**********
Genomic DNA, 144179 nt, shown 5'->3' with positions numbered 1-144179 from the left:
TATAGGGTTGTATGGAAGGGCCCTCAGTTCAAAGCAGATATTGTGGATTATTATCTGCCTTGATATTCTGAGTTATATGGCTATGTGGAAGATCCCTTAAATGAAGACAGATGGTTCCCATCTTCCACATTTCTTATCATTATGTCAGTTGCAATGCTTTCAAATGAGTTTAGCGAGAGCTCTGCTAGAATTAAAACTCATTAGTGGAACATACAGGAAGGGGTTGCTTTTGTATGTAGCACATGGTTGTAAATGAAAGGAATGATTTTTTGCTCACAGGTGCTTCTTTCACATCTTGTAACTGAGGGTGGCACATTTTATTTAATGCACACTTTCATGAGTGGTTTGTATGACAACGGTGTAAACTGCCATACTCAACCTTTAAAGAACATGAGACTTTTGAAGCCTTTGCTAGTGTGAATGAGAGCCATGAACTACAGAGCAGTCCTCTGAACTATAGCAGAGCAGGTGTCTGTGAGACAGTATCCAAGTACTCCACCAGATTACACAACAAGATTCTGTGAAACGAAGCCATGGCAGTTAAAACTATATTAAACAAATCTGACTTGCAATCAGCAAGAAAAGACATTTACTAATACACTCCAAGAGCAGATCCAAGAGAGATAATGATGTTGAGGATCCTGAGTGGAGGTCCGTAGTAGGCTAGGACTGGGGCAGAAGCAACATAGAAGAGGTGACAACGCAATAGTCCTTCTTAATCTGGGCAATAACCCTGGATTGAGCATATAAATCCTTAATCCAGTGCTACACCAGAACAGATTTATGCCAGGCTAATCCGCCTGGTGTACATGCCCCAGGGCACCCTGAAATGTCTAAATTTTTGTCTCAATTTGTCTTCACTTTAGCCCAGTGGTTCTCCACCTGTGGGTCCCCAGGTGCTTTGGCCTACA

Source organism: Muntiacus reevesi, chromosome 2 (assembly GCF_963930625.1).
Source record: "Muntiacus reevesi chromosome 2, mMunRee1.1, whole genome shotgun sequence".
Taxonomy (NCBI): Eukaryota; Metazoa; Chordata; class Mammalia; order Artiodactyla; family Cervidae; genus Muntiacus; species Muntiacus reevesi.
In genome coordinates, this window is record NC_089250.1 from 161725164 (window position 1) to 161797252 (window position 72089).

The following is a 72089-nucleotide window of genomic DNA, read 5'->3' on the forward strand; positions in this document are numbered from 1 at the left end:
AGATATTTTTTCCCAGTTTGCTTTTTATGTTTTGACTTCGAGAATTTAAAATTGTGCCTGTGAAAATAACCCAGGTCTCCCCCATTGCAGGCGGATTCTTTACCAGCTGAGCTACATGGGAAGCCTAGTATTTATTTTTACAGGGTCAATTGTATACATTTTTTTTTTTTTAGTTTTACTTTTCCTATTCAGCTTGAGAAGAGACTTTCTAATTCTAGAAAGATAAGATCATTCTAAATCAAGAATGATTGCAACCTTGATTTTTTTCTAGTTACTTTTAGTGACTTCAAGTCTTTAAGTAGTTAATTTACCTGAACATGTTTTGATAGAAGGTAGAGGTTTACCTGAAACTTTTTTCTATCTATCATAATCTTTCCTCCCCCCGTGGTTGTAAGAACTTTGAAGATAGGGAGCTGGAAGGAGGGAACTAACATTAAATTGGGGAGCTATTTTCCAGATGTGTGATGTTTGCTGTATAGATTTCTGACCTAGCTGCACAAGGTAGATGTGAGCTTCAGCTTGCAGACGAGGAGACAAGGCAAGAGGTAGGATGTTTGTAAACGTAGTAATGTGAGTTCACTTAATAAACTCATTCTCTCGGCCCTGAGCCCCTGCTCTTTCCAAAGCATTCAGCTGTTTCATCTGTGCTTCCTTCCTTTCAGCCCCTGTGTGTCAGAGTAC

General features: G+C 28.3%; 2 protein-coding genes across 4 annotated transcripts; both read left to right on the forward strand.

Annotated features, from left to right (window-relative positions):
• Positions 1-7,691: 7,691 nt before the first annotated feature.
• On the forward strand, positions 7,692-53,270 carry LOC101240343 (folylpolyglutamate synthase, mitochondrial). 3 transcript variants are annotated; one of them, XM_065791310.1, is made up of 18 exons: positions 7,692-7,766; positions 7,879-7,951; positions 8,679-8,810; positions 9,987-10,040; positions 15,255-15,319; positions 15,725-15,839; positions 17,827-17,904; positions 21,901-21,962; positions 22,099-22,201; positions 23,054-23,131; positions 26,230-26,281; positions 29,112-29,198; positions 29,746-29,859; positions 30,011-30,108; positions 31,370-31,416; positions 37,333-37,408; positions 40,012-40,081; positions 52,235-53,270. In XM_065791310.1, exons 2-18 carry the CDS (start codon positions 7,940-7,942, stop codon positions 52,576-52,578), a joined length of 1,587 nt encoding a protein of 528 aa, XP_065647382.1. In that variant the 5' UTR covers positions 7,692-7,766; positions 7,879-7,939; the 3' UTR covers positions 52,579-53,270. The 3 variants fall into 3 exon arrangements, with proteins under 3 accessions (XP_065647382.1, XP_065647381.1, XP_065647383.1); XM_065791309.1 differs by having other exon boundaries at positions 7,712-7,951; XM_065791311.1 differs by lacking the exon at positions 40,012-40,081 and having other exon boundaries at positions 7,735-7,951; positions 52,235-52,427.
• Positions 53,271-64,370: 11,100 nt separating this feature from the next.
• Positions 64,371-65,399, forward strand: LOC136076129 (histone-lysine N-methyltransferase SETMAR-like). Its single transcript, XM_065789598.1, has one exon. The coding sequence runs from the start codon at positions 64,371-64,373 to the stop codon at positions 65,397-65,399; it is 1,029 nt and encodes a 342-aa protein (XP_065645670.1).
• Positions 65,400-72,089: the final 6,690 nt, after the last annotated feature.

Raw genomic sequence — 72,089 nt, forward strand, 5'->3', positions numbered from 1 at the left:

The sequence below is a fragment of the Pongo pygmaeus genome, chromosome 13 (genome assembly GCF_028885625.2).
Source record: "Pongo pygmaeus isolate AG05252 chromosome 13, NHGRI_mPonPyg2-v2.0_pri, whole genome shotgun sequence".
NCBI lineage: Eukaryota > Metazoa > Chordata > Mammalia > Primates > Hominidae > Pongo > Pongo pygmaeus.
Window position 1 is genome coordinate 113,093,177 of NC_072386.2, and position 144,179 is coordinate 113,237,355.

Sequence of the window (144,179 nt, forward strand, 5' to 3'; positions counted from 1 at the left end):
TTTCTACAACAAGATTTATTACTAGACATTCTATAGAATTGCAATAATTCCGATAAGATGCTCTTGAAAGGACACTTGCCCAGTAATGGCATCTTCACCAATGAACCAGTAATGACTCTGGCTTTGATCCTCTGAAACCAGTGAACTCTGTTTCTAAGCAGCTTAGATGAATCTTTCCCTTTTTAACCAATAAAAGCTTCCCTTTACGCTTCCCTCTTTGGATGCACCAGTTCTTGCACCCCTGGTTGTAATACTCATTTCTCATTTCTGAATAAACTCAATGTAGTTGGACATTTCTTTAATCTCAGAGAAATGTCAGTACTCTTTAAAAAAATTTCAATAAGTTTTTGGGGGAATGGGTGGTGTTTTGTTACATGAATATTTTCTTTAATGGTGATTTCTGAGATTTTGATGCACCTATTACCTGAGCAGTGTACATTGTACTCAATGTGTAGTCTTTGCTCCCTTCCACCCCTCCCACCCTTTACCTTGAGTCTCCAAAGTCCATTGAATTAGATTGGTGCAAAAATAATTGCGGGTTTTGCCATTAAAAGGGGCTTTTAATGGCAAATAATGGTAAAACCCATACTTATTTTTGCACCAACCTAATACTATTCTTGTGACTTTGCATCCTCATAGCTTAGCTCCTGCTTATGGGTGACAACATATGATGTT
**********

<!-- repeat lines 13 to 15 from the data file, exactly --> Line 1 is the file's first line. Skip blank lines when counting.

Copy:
• Positions 53,271-64,370: 11,100 nt separating this feature from the next.
• Positions 64,371-65,399, forward strand: LOC136076129 (histone-lysine N-methyltransferase SETMAR-like). Its single transcript, XM_065789598.1, has one exon. The coding sequence runs from the start codon at positions 64,371-64,373 to the stop codon at positions 65,397-65,399; it is 1,029 nt and encodes a 342-aa protein (XP_065645670.1).
• Positions 65,400-72,089: the final 6,690 nt, after the last annotated feature.